The former Atlanta-based federal prosecutor who found no evidence to support false claims of voter fraud in Georgia and resigned under pressure from former President Donald Trump testified Monday in front of a House committee investigating the Jan. 6 attack on the U.S. Capitol.

Former U.S. Attorney Byung “BJay” Pak said claims made by the former president's attorney Rudy Giuliani were "false" and that his replacement also found no evidence to support numerous claims seeking to undermine Georgia's election results.

The main claims made by Giuliani baselessly alleged that "suitcases of ballots" were illegally counted in Fulton County at State Farm Arena, and that election workers intentionally scanned batches of ballots multiple times to alter the election results.

Pak said then-Attorney General William Barr asked him to investigate the claims before Barr might have to discuss it at the White House.

"We found that the suitcase full of ballots, the alleged black suitcase that was being seen pulled from under the table, was actually in an official lockbox where ballots were kept safe," he said.  "Unfortunately, during a Senate hearing, Mr. Giuliani only played a clip that showed them pulling out the official ballot box from under the table and referring to that as a smoking gun of fraud in Fulton County. But in actuality, in review of the entire video, it showed that that was actually an official ballot box that was kept underneath the tables."

Giuliani's claims were almost instantly debunked by elections officials who explained that nothing illegal or untoward was happening — something an investigation by the Federal Bureau of Investigation, Georgia Bureau of Investigation and others concluded as well.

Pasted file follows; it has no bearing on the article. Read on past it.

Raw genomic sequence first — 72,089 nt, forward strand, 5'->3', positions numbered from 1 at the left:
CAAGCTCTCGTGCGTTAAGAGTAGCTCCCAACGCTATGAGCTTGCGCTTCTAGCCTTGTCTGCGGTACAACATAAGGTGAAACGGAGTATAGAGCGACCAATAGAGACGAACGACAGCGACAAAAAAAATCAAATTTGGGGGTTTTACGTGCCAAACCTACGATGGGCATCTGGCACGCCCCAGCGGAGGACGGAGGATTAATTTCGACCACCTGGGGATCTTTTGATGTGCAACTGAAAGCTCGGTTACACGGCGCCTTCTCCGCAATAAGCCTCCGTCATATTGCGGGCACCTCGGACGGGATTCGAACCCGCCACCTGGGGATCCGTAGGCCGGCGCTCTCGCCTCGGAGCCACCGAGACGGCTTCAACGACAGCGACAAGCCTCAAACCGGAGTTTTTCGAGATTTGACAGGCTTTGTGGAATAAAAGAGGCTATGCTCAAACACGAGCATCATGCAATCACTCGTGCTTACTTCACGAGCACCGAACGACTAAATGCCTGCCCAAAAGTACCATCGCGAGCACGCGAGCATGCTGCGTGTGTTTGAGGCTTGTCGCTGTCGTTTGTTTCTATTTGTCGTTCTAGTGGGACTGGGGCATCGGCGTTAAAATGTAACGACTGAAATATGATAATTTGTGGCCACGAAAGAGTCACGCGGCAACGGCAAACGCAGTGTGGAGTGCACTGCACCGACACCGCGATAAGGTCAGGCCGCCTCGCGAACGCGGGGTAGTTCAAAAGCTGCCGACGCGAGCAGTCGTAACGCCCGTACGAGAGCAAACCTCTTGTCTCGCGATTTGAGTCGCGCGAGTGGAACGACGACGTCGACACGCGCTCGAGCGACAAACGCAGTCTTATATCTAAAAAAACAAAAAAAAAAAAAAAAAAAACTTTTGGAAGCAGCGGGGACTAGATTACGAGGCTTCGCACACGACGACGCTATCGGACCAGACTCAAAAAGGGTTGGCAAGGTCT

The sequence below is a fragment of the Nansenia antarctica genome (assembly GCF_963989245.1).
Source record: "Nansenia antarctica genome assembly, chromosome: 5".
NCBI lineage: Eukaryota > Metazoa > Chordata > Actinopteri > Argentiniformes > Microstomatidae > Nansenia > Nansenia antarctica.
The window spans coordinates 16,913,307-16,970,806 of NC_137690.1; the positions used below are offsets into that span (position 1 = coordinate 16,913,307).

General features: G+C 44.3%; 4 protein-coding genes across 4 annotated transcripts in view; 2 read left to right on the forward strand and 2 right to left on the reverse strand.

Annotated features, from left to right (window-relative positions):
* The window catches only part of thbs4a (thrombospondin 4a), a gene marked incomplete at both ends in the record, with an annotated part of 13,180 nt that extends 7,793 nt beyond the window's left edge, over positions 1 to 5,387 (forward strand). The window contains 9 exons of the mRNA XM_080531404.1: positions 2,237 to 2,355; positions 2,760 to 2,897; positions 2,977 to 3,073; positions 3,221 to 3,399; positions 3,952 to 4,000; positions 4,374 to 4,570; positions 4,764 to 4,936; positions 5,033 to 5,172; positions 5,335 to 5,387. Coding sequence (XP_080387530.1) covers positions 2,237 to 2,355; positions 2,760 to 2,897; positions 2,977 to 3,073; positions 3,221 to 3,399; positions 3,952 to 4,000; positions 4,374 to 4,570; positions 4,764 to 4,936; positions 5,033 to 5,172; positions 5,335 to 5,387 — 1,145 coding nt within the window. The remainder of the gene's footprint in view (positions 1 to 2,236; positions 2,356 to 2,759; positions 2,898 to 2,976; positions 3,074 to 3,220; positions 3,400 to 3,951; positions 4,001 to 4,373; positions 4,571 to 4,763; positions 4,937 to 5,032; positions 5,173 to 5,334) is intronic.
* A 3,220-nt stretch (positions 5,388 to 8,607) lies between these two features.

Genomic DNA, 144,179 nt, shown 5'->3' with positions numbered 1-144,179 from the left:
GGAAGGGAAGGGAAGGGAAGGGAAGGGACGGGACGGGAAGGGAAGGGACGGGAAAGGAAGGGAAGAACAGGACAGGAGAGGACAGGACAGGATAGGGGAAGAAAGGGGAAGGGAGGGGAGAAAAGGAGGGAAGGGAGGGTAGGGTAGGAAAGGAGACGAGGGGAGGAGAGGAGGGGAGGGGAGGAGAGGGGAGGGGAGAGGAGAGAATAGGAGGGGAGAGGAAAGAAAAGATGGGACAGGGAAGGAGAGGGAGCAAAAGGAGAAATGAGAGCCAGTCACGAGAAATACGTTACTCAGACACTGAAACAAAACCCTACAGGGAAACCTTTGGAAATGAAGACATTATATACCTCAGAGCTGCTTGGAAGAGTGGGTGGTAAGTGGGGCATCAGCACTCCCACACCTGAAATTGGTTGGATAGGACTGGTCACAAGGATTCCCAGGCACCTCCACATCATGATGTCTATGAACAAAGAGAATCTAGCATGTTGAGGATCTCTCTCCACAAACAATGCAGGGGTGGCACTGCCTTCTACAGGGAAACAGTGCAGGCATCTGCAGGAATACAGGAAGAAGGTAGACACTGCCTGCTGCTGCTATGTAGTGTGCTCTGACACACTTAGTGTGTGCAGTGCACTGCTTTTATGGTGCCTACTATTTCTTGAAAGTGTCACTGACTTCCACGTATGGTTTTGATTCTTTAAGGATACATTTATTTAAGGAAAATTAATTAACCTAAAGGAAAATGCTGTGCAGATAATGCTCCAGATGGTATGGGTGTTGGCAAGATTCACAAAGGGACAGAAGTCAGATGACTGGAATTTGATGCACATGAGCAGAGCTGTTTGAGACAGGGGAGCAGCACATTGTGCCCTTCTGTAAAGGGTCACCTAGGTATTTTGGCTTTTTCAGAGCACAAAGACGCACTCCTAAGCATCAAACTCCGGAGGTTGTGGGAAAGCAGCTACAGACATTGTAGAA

"The FBI interviewed the individuals that are depicted in the videos that purportedly were double, triple counting of the ballots, and determined that nothing irregular happened in the counting and the allegations made by Mr. Giuliani were false," Pak said. 

Pak's testimony came in a day that painted a picture that most of Trump's advisers and confidants knew the election was not stolen and that many claims Trump promoted were false, yet Trump seemed to ignore those advisers in favor of people like Giuliani and attorney Sidney Powell, who now both face lawsuits over false claims they made about voting machines and election results after 2020.

Barr said he told Trump calling the election stolen from him was "bull****" and said a for-profit movie called 2000 Mules that claims to show massive illegal ballot harvesting in Georgia and other states was "unimpressive."

The film, riddled with factual inaccuracies (such as a map of Atlanta that is actually Moscow), does not contain evidence of people illegally dropping off ballots in drop boxes. Even if someone violated Georgia law and returned an absentee ballot that was not from an immediate family member or in other cases allowed, the ballot itself would not be illegal.

Former acting deputy attorney general Richard Donoghue said he told Trump claims made about Georgia and other states were not true.

"I told him flat out that much of the information he was getting was false or not supported by the evidence," Donoghue said.

In recorded testimony, former Trump campaign manager Bill Stepien said he told Trump his chances of winning was "very, very, very bleak" after election results were coming in and that he advised against Trump declaring victory prematurely.

“The president disagreed with that,” Stepien said. “I don’t recall the particular words. He thought that I was wrong. He told me so, and, you know, that they were going to go, and he was going to go in a different direction.”

Georgia has played a prominent role in the Jan. 6 committee process so far, with Secretary of State Brad Raffensperger and his top deputy slated to testify in a future hearing.